With Seat at Head of Tub – A minimum of 30 inches (760 mm) in width and 75 inches (1905 mm) in length of open space is needed next to the bathtub if the approach is parallel to the tub. The seat must span the whole width of the tub and be a minimum of 15 inches (380 mm) wide, measured from the back wall to the front of the seat. Within the open area at the tub’s foot end, an accessible restroom is allowed.


Grab Bars

Grab bars are horizontal handrails which can be attached to the walls near the tub. It is installed to help people with mobility restrictions to hold onto for additional support.

With Seat in Tub – The grab bar at the tub’s foot must have rounded edges and should extend a minimum of 24 inches (610 mm) from the tub’s outside edge. There must be two grab bars on the back wall, each must be at least 24 inches (610 mm) long and spaced a maximum of 12 inches (305 mm) from the tub’s foot and a maximum of 24 inches (610 mm) from the tub’s head. One of these grab bars must be mounted 9 inches (230 mm) above the tub’s rim. The other must be between 33 to 36 inches (840 mm – 915 mm) above the bathroom floor. The grab bar at the tub’s head must be at least 12 inches (305 mm) long as measured from the tub’s outer edge.

With Seat at Head of Tub – When it comes to a tub which has its seat at the head of the tub, the grab bar settings is more or less the same as seen in the seat in tub. Just that the grab bars on the back wall must be at least 48 inches long, and positioned maximum 12 inches from the tub’s foot and 15 inches from the tub’s head. No horizontal bar to be mounted at the tub’s head.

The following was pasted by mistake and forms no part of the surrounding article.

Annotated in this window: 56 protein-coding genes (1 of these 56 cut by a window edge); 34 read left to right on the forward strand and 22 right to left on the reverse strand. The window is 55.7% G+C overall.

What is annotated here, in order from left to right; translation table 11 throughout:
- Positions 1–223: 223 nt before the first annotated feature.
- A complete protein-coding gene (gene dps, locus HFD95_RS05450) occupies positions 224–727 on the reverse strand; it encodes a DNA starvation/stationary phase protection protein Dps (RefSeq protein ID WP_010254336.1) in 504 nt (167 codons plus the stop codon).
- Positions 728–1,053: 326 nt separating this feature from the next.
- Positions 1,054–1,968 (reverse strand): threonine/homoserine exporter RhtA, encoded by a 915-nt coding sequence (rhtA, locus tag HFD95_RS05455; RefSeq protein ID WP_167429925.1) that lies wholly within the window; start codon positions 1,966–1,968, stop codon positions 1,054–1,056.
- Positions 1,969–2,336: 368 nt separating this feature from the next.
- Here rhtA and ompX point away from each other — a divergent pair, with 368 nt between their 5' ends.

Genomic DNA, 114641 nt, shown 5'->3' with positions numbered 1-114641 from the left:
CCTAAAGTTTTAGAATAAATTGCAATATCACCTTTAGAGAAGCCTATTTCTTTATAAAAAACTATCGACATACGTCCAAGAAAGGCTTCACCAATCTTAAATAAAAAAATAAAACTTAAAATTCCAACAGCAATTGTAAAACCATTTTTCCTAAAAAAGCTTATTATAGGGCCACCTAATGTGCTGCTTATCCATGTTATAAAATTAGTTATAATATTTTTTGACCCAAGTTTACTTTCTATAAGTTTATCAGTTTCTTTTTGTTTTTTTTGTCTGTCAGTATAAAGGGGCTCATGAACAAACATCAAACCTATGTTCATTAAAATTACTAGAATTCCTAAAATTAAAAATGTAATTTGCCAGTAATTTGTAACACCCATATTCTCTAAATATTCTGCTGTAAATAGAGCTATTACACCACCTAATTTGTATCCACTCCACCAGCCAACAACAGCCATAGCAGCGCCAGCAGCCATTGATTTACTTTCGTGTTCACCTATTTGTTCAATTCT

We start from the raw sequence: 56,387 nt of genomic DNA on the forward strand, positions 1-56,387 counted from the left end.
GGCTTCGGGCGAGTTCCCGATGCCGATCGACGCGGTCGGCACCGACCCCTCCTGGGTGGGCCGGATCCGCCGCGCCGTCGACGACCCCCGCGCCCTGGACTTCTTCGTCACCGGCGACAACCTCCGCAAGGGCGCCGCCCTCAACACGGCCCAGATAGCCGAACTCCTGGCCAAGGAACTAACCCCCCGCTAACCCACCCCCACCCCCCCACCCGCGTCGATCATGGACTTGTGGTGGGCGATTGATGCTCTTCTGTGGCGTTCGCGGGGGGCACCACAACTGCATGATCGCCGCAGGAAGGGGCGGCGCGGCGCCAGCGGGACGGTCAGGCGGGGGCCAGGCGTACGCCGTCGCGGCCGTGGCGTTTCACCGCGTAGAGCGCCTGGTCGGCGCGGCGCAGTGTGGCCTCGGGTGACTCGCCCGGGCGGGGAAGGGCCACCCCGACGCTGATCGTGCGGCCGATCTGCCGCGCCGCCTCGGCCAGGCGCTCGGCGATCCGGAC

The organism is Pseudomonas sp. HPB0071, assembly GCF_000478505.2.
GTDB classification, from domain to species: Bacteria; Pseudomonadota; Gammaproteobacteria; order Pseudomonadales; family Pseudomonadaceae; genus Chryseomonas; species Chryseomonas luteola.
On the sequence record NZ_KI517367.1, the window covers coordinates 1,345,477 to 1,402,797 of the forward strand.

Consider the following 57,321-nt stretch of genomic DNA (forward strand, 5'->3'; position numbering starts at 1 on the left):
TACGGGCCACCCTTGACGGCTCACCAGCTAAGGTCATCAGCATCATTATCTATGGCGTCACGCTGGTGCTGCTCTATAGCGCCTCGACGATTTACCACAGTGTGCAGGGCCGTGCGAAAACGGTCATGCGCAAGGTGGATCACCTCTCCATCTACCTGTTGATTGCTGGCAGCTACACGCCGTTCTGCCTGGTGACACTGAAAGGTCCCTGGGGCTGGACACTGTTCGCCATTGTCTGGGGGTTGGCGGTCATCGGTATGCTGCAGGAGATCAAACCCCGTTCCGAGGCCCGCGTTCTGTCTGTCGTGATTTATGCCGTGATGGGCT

Bath Tub Enclosures

Bathtub enclosures must not interfere with controls or transfers from wheelchairs to bathtub seats or into tubs. Tub enclosures cannot have tracks attached to the rim.



Before installing faucets, it should be kept in mind that lever, push, touch, or electronically controlled faucets must be simple to use with one hand. The maximum amount of power needed to operate a faucet should be 5 lbs., and it shouldn’t be necessary to twist, pinch, or tightly grab the handle. The faucet’s reach depth cannot be greater than 11″.



The shower spray should be at least 60 inches in length so that it can be used both as a shower head or a hand shower, depending on the need. 



Benefits of an ADA Tub 

Easier Access

Having a user-oriented design is what makes an ADA Tub more accessible. Everyone can benefit from making the bathroom more accessible, whether it’s with an ADA tub, walk-in shower, standing sinks, or even railings. Every significant appliance is now easier to access because of designs that prioritize accessibility. 



ADA tubs also improve safety and convenience in the restroom, enabling all people, regardless of ability, to complete their daily tasks safely and quickly.

Walk-in Tubs are a great example of this feature. Walk-in tubs are accessible bathtubs with a low threshold that allows the user to enter the tub and sit down. The bathtub complies with American accessibility regulations and makes bathtub transfers simpler because it is the same height as a chair. The design and the slip-resistant flooring lowers the risk of slip and falls. A walk-in tub also has the following safety features: